It may be difficult for 21st century Americans to realize how vital this mistake was. We do not live in an agrarian, patriarchal society with the norms and social contracts of the Ancient Near East. The birthright given to the firstborn son was a treasured possession in the life of an Israelite. Under God’s patriarchal system, firstborn sons were given religious, priestly rights which would later be replaced by the Levitical tribe (Sarna 184). Likewise, the firstborn son was “naturally ranked second only to the head of the family whose successor he would automatically become” (Sarna 185). Further, the rights of the firstborn, “entitled [Esau] to the priesthood; to a double portion of his father’s possessions; to dominion over his brethren, and a place in the line of the progenitors of the Messiah. These were among the most noble, honorable, and spiritual advantages which descended upon the sons of the patriarchs” (Seiss 362). When we better understand how great a treasure the birthright of the firstborn son was in the Israel of ancient times, we better understand how foolish Esau was. Indeed, “This trade was no bargain, for lentils were common, whereas the family birthright was unmatched” (Matthews 394). All the blessings of his birthright Esau “reckoned on a par with the pleasure of a half-hours’ gratification of his appetite” (Seiss 362).
Also, when we observe the language in Genesis 25:29-34, it becomes clear how superficial Esau was. Notice Genesis 25:30 in the New American Standard Bible: “and Esau said to Jacob, ‘Please let me have a swallow of that red stuff there, for I am famished.’” The word translated “swallow” in the NAS is found nowhere else in the Hebrew Old Testament. However, “it is used in later Hebrew for animals eating” and is “very rude when applied to humans” (Cotter 191). Thus, this verb “portrays an awkward Esau wanting just a little bit of stew in order to gratify a base instinct, no matter the cost” (Whitworth 244). Similarly, in Genesis 25:34, “The words ‘he ate, drank, rose up, and went off’ express very clearly [Esau’s] low estimate of [his birthright], and thus present the first proof that he was unfit to share the high calling involved in the birthright… in his state of complete abandonment to sensuality, Esau was in no state to consider the spiritual side of the matter” (Stigers 211). In addition, the final comment of the narrator in Genesis 25:34 (“Thus Esau despised his birthright.”) is important because “explicit moral commentary is rare in [Genesis]. It emphasizes, as has already immerged in the dialogue, that Esau has treated with flippancy something of great worth” (Wenham 178). Within the Genesis account, Esau’s actions portray a “man who is controlled more by immediate appetite than long-term promise… careless and indifferent about things of importance, always interested in the immediate reward, undisciplined, erratic, and wayward” (Williams 197-198). Esau is in truth “the antithesis to the saints in Hebrews 11” (Williams 198).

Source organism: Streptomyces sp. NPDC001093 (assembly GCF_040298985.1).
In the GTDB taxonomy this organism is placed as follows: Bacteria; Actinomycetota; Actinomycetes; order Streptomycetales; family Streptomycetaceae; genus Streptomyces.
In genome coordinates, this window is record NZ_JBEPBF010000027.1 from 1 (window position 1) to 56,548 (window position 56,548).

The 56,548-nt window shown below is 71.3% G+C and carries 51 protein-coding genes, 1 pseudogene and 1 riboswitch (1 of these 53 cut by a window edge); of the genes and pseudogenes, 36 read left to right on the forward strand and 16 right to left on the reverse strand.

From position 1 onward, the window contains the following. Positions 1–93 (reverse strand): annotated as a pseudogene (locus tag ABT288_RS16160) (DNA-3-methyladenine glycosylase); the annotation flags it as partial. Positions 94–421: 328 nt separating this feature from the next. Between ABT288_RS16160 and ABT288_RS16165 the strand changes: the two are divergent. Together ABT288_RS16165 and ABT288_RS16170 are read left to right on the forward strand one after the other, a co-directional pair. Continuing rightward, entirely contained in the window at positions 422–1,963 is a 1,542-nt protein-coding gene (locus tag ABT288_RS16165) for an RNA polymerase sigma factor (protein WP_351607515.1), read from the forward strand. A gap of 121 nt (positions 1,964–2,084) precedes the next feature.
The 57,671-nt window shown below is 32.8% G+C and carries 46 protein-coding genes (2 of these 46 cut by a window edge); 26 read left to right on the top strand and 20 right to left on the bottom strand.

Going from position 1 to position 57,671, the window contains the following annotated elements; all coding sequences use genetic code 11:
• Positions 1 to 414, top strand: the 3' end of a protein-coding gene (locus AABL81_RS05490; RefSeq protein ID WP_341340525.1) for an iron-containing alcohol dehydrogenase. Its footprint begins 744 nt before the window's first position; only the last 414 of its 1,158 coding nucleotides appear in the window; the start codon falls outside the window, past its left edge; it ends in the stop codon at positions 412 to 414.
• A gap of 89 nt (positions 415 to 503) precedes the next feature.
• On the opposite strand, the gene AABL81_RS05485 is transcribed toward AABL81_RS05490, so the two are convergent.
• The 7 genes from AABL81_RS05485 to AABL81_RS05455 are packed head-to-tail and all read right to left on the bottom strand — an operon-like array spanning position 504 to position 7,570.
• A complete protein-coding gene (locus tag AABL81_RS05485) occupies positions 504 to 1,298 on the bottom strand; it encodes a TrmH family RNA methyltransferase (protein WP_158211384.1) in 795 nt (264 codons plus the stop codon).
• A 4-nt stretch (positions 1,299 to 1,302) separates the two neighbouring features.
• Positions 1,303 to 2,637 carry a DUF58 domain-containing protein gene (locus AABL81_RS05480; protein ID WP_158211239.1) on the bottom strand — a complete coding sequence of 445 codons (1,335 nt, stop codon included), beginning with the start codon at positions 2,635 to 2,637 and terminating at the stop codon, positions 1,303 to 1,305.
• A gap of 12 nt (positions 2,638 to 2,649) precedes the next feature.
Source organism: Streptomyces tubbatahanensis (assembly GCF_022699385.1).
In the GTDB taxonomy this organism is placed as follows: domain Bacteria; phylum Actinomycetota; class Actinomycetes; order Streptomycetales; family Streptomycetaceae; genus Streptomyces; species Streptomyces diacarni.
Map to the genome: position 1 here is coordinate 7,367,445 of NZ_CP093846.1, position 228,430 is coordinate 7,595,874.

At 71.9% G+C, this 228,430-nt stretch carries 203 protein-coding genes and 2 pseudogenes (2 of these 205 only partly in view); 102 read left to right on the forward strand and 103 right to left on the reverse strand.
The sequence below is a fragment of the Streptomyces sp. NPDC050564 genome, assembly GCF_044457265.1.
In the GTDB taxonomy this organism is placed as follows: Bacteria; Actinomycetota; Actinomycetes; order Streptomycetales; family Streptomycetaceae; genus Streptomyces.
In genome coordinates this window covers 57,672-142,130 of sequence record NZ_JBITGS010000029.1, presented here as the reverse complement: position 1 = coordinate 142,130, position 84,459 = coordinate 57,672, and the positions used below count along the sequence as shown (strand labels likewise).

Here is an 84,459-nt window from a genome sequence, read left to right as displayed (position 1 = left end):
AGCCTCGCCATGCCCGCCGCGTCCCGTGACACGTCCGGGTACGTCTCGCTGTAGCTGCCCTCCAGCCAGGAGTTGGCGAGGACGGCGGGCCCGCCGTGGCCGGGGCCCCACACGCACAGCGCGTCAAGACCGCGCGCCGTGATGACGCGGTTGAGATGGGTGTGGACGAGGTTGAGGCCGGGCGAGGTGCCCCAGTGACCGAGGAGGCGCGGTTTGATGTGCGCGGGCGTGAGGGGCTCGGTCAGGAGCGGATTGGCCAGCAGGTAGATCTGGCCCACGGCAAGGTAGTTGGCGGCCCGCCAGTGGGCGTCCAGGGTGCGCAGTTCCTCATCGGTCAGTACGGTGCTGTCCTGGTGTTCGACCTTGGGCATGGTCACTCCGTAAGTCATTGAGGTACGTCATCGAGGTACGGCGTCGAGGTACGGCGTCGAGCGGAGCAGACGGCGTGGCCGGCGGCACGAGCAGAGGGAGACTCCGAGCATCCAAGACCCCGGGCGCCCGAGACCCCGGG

The portrayal of Esau as a shallow, foolish man extends into the New Testament. Notice the full warning the Hebrew writer gives us through inspiration:
14 Strive for peace with everyone, and for the holiness without which no one will see the Lord. 15 See to it that no one fails to obtain the grace of God; that no “root of bitterness” springs up and causes trouble, and by it many become defiled; 16 that no one is sexually immoral or unholy like Esau, who sold his birthright for a single meal. 17 For you know that afterward, when he desired to inherit the blessing, he was rejected, for he found no chance to repent, though he sought it with tears (Heb. 12:14-17).
Here Esau is described in the ESV as “Sexually immoral” (“Fornicator” [KJV]) and as “unholy” (a “profane person” [KJV], “godless” [NIV], “totally worldly” [LEB], “irreverent” [HCSB], “worldly minded” [NJB], “irreligious” [RSV]). These inspired descriptions give us even greater insight to the man Esau was. Beyond that, it gives us even more reason not to live like him. Why? Because he lived for the now. His passions and intentions were not centered upon pleasing God, but pleasing self.